The Walt Disney Co.'s ability to meet its debt payments was affirmed on Tuesday by a major credit ratings agency. But the entertainment giant's outlook is negative due to the continuing drag on business from a sluggish economy.
Standard & Poor's Ratings Service said it will keep Disney's long-term corporate credit rating at "A" and its short-term rating at "A-1."
S&P defines an "A" rating as one given to a company that has a "strong capacity" to meet its debt payments over time but it is more vulnerable to an economic downturn or a change in circumstances than companies that have the higher ratings of "AAA" or "AA."
S&P said the "A" rating reflects Disney's marquee name assets, extensive media reach, good cash flow and others.
Disney's short-term credit rating remains at "A-1," S&P's second highest in the category.
S&P reviewed Disney's corporate credit rating in August after the company said it was buying Marvel Entertainment Inc. for about $4 billion in stock and cash.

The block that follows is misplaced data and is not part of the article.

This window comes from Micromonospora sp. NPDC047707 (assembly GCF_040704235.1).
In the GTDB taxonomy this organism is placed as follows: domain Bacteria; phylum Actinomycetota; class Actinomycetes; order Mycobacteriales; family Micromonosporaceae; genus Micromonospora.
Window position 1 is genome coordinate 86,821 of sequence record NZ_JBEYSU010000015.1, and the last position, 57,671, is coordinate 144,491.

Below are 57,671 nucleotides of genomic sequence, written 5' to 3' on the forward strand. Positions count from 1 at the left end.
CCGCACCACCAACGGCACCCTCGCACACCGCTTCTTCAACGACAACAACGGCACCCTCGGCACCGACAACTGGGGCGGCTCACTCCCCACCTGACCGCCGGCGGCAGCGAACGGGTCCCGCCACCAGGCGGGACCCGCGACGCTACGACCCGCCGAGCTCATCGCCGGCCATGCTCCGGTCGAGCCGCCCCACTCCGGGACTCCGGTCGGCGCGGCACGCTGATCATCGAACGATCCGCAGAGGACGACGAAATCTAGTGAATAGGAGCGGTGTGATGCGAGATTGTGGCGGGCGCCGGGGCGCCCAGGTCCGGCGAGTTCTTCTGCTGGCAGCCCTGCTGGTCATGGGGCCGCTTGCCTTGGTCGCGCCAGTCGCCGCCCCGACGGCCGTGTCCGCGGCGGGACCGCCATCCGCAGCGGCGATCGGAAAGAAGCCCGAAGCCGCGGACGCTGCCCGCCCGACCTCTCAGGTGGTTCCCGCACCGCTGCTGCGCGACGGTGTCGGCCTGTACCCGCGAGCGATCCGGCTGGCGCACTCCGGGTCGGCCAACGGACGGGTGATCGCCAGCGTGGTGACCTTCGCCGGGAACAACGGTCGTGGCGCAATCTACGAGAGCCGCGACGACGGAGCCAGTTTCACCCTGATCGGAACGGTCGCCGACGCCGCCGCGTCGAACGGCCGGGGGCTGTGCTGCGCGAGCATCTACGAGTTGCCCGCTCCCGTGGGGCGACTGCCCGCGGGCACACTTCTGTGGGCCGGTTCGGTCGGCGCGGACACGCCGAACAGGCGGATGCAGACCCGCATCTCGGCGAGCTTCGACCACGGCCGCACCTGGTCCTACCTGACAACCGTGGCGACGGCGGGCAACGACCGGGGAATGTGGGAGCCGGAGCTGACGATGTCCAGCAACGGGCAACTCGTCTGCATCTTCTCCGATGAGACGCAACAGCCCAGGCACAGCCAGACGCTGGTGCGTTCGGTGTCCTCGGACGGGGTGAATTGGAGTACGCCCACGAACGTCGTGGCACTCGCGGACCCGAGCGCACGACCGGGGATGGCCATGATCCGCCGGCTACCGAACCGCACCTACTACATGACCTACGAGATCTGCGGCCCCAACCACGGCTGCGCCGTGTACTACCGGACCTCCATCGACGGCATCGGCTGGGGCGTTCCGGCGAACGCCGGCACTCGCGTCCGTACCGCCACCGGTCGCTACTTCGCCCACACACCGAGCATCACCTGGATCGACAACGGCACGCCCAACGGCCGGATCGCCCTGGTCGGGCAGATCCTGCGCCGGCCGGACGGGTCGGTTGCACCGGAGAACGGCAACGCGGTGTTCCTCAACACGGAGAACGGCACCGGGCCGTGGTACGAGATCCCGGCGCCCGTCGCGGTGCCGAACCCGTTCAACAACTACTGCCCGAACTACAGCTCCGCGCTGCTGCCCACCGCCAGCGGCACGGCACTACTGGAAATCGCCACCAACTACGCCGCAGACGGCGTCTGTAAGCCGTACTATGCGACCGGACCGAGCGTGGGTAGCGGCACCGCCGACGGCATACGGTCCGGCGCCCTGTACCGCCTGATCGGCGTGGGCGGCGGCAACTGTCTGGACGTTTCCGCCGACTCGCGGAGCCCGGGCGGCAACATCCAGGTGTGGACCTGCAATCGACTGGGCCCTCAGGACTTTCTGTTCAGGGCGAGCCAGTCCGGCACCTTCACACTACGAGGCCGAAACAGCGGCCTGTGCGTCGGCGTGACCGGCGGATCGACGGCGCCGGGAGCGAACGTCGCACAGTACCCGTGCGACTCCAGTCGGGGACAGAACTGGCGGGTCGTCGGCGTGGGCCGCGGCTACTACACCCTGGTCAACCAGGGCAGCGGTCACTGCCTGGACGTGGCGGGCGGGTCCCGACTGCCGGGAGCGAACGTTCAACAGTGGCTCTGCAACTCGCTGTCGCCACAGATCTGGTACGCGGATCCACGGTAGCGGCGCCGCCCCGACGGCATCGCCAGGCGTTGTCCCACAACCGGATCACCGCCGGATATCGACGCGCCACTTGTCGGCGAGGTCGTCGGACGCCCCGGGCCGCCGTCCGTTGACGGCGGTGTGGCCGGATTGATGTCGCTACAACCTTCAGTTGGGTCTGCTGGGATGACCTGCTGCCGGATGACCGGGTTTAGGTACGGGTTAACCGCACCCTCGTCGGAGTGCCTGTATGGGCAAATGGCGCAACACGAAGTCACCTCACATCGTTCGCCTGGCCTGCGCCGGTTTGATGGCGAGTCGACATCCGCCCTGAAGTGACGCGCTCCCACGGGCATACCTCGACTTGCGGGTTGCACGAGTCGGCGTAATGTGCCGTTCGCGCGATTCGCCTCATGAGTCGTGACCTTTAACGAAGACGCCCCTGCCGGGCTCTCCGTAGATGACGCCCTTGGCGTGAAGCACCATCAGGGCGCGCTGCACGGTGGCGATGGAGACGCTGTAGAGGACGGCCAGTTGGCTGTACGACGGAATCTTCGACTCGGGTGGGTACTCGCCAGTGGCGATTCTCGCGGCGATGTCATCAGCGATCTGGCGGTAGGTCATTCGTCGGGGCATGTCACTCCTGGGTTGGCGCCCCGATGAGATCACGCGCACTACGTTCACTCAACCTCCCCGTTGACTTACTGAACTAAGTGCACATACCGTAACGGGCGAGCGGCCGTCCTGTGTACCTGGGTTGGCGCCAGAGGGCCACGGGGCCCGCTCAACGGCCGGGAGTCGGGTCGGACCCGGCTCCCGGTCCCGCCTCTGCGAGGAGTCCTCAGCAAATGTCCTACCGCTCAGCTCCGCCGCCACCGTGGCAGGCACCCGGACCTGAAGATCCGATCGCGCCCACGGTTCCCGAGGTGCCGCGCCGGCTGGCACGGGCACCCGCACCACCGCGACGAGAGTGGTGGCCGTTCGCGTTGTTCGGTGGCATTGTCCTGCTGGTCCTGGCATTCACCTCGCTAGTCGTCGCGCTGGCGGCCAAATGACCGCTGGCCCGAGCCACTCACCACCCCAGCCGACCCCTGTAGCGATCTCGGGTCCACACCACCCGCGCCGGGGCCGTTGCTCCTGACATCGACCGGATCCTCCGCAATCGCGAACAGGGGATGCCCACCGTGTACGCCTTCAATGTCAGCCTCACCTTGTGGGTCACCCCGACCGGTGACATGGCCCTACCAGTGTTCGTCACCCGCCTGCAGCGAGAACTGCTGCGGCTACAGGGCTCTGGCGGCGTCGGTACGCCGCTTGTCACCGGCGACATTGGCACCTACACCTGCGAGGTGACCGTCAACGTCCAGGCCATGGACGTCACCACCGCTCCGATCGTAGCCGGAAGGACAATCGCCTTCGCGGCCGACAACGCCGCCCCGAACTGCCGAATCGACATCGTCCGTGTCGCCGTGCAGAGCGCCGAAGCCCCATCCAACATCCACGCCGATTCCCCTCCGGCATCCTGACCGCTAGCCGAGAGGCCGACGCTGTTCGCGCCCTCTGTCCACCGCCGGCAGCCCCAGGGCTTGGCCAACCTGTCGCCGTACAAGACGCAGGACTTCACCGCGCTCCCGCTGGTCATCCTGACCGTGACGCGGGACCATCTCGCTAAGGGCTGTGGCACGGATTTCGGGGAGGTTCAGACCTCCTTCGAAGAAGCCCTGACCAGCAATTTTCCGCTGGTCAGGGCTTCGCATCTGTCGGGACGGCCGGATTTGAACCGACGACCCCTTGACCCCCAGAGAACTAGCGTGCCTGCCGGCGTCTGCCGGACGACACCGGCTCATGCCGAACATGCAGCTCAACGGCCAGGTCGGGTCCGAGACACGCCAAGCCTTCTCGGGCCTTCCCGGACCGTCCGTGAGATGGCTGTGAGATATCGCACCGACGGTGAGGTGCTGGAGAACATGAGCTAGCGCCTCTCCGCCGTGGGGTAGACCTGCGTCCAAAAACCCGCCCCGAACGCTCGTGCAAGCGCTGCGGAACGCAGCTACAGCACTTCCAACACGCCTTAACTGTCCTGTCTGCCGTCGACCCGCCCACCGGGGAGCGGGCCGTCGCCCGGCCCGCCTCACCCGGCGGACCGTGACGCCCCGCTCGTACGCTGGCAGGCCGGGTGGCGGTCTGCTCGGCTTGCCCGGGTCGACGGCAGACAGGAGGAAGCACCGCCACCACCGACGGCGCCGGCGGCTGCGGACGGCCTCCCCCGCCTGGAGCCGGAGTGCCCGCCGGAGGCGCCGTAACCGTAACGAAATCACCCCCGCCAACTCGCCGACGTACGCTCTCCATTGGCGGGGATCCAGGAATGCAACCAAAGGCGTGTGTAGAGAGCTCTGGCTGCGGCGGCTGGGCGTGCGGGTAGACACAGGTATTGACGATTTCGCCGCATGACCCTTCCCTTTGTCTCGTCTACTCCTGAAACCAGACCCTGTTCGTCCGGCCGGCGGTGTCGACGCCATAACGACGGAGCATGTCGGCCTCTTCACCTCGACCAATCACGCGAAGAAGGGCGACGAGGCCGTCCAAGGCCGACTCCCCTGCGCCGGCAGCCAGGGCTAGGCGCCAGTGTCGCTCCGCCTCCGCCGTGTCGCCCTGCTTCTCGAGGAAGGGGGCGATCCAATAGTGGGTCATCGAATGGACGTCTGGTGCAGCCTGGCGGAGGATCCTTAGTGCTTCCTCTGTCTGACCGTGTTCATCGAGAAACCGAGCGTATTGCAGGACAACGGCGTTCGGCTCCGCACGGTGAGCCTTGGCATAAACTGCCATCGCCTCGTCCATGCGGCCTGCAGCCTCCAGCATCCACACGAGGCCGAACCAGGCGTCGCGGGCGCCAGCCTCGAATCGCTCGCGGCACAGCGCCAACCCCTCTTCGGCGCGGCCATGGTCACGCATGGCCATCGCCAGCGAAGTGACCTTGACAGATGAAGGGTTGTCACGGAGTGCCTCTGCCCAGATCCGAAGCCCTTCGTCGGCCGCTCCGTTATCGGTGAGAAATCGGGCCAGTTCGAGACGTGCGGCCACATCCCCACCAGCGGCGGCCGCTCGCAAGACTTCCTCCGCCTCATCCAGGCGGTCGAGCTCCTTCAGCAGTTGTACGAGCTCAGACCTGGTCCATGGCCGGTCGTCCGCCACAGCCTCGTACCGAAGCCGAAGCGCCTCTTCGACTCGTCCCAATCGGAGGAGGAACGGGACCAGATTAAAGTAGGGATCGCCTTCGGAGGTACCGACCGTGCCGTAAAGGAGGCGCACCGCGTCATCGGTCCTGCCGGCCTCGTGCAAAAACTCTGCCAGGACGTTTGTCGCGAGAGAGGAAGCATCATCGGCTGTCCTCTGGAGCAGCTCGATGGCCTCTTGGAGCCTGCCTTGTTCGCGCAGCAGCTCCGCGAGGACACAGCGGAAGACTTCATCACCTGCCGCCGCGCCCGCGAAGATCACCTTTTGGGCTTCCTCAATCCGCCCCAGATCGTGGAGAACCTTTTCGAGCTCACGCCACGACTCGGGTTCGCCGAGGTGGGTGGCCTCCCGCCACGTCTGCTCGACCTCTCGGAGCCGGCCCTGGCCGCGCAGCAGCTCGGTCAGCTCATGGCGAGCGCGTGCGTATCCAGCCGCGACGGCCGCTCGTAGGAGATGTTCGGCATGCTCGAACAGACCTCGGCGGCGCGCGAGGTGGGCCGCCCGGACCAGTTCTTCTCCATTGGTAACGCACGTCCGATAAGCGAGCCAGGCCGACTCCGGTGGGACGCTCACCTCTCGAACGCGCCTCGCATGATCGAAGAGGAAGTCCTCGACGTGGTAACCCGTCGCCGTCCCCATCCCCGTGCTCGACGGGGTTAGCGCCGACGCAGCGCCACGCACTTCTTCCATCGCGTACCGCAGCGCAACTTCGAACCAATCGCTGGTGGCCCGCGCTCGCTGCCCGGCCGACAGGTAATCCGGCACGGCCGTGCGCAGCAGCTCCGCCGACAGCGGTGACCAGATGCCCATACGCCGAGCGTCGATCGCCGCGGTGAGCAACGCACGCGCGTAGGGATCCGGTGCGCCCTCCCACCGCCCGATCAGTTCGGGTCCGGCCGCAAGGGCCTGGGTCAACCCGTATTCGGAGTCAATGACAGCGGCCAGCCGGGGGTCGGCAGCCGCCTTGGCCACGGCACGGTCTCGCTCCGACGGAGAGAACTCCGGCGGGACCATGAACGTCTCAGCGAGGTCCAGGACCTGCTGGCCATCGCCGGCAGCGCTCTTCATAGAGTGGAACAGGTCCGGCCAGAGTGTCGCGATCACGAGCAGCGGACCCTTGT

S&P analyst Deborah Kinzer concluded Tuesday that in spite of an increase in debt from the Marvel acquisition and weakness in most of Disney's businesses, the company has enough earnings and cash flow to meet the requirements of an "A" rating in 18 to 24 months.
But she put Disney's rating outlook at negative, meaning the rating could be cut. A lower rating generally makes it more expensive for companies to borrow money _ in the form of higher interest rates _ because of a weaker ability to repay debt.
Kinzer said she's concerned about the weakness in Disney's businesses, especially in film, due to the recession and the possibility it could make more acquisitions or resume big share repurchases. These actions would either drive up its debt or delay any lowering of debt levels.
The analyst noted that Disney's 2009 operating cash flow margin fell to 20 percent from 24 percent in the prior year despite cutting costs. She expects margins to further shrink without an economic rebound and for Disney to continue cutting expenses.
Shares of Disney, based in Burbank, Calif., fell 9 cents to $32.31 in afternoon trading.